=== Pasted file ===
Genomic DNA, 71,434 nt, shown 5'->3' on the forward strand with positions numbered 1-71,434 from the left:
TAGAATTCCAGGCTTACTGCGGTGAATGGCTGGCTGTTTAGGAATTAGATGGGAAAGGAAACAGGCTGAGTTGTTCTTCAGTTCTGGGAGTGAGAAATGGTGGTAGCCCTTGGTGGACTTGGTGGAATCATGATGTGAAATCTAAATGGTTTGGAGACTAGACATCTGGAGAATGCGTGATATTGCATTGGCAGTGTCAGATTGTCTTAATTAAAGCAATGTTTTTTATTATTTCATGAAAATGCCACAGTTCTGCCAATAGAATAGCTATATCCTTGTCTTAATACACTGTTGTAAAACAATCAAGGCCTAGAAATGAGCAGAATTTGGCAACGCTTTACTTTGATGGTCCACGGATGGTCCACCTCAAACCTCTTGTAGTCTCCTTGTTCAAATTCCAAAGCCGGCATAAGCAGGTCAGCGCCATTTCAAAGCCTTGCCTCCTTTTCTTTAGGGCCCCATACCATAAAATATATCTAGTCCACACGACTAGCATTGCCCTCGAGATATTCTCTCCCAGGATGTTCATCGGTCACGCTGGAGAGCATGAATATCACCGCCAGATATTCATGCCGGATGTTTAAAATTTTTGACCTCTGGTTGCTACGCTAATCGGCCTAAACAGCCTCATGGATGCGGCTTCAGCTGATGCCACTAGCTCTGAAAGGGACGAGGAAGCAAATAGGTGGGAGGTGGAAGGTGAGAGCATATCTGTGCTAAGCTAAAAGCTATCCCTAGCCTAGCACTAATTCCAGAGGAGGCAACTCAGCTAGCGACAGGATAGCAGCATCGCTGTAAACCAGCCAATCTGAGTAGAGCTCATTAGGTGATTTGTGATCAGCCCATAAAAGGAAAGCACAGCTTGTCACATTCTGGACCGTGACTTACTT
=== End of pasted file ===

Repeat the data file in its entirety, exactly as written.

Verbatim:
Genomic DNA, 71,434 nt, shown 5'->3' on the forward strand with positions numbered 1-71,434 from the left:
TAGAATTCCAGGCTTACTGCGGTGAATGGCTGGCTGTTTAGGAATTAGATGGGAAAGGAAACAGGCTGAGTTGTTCTTCAGTTCTGGGAGTGAGAAATGGTGGTAGCCCTTGGTGGACTTGGTGGAATCATGATGTGAAATCTAAATGGTTTGGAGACTAGACATCTGGAGAATGCGTGATATTGCATTGGCAGTGTCAGATTGTCTTAATTAAAGCAATGTTTTTTATTATTTCATGAAAATGCCACAGTTCTGCCAATAGAATAGCTATATCCTTGTCTTAATACACTGTTGTAAAACAATCAAGGCCTAGAAATGAGCAGAATTTGGCAACGCTTTACTTTGATGGTCCACGGATGGTCCACCTCAAACCTCTTGTAGTCTCCTTGTTCAAATTCCAAAGCCGGCATAAGCAGGTCAGCGCCATTTCAAAGCCTTGCCTCCTTTTCTTTAGGGCCCCATACCATAAAATATATCTAGTCCACACGACTAGCATTGCCCTCGAGATATTCTCTCCCAGGATGTTCATCGGTCACGCTGGAGAGCATGAATATCACCGCCAGATATTCATGCCGGATGTTTAAAATTTTTGACCTCTGGTTGCTACGCTAATCGGCCTAAACAGCCTCATGGATGCGGCTTCAGCTGATGCCACTAGCTCTGAAAGGGACGAGGAAGCAAATAGGTGGGAGGTGGAAGGTGAGAGCATATCTGTGCTAAGCTAAAAGCTATCCCTAGCCTAGCACTAATTCCAGAGGAGGCAACTCAGCTAGCGACAGGATAGCAGCATCGCTGTAAACCAGCCAATCTGAGTAGAGCTCATTAGGTGATTTGTGATCAGCCCATAAAAGGAAAGCACAGCTTGTCACATTCTGGACCGTGACTTACTT